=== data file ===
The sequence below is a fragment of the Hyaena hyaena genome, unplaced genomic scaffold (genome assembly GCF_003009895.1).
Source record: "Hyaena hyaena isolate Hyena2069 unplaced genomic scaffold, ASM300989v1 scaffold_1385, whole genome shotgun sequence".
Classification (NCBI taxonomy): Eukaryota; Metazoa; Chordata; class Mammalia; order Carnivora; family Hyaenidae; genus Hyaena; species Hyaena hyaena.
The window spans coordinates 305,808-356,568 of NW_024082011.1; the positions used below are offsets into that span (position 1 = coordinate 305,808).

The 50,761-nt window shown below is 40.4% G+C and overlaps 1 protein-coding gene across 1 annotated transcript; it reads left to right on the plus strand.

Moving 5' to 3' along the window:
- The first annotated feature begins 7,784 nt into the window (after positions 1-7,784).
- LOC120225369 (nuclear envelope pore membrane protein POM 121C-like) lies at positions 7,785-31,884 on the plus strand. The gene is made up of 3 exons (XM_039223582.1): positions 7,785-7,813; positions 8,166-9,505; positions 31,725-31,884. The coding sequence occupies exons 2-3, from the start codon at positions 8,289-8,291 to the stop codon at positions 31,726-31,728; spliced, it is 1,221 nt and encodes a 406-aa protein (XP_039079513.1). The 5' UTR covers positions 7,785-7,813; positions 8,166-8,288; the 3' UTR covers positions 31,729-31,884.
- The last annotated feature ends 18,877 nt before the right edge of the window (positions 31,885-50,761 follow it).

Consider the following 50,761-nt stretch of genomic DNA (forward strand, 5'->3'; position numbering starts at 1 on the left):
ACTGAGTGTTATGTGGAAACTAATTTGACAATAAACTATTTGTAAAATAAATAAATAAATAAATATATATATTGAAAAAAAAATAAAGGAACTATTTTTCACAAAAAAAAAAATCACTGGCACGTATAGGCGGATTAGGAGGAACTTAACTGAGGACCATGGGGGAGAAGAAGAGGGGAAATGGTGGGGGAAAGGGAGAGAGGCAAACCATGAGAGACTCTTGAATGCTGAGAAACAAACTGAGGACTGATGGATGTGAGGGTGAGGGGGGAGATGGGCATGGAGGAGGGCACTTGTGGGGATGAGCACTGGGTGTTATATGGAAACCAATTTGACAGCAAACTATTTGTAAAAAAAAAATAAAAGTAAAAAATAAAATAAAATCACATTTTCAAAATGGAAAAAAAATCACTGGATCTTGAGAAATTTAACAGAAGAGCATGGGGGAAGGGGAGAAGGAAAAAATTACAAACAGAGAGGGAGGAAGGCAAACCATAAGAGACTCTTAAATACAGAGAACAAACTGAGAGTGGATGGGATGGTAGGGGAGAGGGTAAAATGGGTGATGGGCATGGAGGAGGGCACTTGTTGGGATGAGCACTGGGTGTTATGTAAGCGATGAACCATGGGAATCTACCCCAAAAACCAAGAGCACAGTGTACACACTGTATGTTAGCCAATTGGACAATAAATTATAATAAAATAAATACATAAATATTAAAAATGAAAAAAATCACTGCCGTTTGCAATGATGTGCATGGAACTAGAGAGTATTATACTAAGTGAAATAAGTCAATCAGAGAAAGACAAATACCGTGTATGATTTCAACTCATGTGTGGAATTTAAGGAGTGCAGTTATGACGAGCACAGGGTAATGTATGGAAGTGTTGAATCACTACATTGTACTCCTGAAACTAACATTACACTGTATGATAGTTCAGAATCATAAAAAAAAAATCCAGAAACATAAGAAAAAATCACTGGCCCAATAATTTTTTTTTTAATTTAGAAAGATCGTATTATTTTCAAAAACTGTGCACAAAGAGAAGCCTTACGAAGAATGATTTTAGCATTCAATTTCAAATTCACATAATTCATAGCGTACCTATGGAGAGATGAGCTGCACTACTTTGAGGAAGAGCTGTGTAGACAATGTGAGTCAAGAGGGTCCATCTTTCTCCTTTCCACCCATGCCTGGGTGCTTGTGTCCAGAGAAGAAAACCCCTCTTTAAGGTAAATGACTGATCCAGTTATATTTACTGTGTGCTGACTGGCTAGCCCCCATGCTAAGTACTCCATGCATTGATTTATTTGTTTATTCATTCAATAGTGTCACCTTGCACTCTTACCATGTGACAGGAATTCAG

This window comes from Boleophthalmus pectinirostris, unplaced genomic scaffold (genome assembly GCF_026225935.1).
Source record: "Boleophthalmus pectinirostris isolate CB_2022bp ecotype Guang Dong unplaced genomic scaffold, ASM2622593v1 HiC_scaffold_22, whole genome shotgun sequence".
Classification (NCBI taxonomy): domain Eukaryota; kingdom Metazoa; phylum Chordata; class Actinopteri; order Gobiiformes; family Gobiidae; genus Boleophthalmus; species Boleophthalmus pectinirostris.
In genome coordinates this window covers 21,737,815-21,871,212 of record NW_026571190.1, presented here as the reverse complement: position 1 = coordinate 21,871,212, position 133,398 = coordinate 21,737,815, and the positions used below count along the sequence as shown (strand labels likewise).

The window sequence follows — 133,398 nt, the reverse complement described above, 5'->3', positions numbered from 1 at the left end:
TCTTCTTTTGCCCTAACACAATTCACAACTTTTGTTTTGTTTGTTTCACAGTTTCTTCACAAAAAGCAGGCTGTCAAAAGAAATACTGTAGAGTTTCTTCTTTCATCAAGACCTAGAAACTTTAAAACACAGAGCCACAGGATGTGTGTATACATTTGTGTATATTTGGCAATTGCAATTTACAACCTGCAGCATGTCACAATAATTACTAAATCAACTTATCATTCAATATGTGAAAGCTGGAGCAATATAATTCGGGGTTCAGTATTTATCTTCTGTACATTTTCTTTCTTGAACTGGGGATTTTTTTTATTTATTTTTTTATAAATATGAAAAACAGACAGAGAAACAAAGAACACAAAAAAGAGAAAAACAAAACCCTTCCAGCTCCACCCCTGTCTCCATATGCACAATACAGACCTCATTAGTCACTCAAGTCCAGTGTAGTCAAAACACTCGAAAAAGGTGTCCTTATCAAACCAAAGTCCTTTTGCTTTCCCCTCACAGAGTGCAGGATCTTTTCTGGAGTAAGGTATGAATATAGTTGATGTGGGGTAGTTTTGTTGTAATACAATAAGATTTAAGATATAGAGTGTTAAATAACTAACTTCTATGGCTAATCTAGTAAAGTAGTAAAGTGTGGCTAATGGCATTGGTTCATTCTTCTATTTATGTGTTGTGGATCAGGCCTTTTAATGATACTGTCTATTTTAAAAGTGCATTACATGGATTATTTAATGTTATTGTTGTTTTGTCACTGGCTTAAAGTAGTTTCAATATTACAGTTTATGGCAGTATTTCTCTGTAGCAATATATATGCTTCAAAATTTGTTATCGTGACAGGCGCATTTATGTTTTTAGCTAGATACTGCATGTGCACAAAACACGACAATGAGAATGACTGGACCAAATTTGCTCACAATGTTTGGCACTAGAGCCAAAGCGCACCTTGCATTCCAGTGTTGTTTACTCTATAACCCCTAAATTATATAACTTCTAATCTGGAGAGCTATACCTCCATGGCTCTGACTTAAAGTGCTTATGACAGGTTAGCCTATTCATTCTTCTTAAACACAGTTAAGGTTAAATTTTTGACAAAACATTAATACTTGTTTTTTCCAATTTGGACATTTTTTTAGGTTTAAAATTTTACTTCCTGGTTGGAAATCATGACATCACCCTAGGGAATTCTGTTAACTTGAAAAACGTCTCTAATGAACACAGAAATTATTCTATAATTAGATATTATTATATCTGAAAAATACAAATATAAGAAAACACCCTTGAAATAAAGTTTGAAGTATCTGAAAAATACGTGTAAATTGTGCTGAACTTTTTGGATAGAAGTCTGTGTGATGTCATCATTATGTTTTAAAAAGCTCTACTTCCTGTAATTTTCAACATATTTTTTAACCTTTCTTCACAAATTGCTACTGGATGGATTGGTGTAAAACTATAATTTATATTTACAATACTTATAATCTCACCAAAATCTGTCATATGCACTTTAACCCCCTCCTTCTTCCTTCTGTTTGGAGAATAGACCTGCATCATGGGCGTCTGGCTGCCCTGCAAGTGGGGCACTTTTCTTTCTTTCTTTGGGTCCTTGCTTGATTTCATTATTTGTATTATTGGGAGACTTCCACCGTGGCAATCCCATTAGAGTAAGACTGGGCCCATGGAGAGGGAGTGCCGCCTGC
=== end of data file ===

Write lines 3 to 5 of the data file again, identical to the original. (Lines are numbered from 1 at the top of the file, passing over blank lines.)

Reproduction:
Classification (NCBI taxonomy): Eukaryota; Metazoa; Chordata; class Mammalia; order Carnivora; family Hyaenidae; genus Hyaena; species Hyaena hyaena.
The window spans coordinates 305,808-356,568 of NW_024082011.1; the positions used below are offsets into that span (position 1 = coordinate 305,808).

The 50,761-nt window shown below is 40.4% G+C and overlaps 1 protein-coding gene across 1 annotated transcript; it reads left to right on the plus strand.